In a surprising blow for De Beers and an unprecedented boost for the open market, the European Commission has ruled that 40 years of dealings between De Beers and Russian diamond mines will soon cease.
The European Commission has ruled that De Beers should not be allowed to buy Russian rough after 2009. Russia is the second-largest diamond producer in the world, accounting for an estimated 25 percent of the world’s production by value. For years, Russia sold nearly all its production through De Beers’ Central Selling Organisation.
Originally, De Beers and Russian diamond producer Alrosa submitted a contract where De Beers would buy $275 million a year from Alrosa after 2009. But the Commission decided to phase out those purchases entirely.
“For the first time in the history of the diamond market there is an opportunity for genuine competition,” said EC competition commissioner Neelie Kroes. “De Beers’ long-running primacy can now effectively be challenged by its biggest competitor, Alrosa. The Commission’s decision frees up a viable alternative source for supply of rough diamonds, which will ultimately benefit consumers.”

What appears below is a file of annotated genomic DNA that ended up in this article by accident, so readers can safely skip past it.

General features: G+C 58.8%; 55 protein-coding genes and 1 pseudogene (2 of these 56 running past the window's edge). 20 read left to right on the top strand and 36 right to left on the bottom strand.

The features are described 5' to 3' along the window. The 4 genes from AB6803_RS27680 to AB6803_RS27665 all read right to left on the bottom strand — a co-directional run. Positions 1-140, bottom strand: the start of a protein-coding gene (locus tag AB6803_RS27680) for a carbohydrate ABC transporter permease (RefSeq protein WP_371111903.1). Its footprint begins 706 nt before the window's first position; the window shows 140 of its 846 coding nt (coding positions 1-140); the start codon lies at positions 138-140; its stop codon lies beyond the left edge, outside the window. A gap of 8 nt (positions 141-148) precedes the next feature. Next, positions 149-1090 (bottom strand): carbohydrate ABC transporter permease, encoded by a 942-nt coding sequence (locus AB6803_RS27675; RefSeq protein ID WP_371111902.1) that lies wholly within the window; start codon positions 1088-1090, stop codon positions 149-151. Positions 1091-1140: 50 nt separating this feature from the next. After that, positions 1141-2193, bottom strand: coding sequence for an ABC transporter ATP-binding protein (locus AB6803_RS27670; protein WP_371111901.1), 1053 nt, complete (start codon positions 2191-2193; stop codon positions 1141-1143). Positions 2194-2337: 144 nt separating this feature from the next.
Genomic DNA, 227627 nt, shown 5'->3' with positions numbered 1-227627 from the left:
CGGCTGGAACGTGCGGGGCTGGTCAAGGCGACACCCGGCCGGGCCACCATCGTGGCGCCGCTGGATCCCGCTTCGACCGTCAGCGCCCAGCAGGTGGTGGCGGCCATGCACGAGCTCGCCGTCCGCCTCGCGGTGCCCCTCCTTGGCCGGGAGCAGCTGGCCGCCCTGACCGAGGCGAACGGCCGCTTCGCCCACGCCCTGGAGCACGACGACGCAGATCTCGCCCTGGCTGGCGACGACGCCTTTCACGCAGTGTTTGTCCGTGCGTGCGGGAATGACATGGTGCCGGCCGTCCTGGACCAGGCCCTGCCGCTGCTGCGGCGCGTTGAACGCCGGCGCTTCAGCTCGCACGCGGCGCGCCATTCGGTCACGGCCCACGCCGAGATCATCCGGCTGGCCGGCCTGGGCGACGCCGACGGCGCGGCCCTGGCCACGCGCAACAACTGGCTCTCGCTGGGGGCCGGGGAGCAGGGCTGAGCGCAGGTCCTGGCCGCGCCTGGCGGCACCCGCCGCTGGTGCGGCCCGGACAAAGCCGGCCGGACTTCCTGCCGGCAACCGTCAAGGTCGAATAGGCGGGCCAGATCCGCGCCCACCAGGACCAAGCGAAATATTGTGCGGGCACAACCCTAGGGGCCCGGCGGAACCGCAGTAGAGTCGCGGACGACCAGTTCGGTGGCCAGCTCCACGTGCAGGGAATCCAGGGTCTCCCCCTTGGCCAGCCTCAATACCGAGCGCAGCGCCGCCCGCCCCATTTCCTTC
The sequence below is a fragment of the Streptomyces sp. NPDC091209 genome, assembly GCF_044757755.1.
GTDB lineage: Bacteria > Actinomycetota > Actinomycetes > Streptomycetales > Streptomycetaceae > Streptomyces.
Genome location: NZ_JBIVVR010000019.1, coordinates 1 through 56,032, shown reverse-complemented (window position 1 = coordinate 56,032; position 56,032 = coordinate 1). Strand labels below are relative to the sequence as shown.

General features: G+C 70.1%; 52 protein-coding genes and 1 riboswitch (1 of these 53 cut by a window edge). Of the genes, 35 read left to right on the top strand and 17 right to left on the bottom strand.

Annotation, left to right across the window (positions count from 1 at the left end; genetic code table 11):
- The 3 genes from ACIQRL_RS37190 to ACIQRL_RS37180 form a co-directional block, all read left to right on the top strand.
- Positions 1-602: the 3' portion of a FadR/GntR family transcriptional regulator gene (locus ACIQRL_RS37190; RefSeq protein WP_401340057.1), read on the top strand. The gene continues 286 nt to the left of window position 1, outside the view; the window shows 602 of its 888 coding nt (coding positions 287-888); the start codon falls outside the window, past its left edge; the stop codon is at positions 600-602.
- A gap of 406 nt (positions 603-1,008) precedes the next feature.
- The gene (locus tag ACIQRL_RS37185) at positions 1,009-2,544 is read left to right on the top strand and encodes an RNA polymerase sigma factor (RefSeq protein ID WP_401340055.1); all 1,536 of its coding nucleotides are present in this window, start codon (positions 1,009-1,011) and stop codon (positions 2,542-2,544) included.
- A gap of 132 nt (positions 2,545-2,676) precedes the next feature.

The EC statement noted: “For much of the 20th century De Beers held an unrivaled position in the diamond market. Its grip over alternative sources of supply will now be broken. This creates a new opportunity for competition in the worldwide rough diamond market.”
The Commission also noted that it was “reviewing” complaints against De Beers’ Supplier of Choice policy.
De Beers’ original contract with Alrosa was opposed by some in the diamond industry, including price-sheet publisher Martin Rapaport and the Diamond Club West Coast.
There were signs that the EC was taking a hard line on compliance. The statement noted that if De Beers were to be discovered buying from Alrosa, “the Commission could impose a fine amounting to 10 percent of De Beers’ total worldwide turnover.” An independent trustee will monitor the agreement.
The EC has said that De Beers can buy $600 million from Alrosa in 2006, $500 million in 2007, and $400 million in 2008.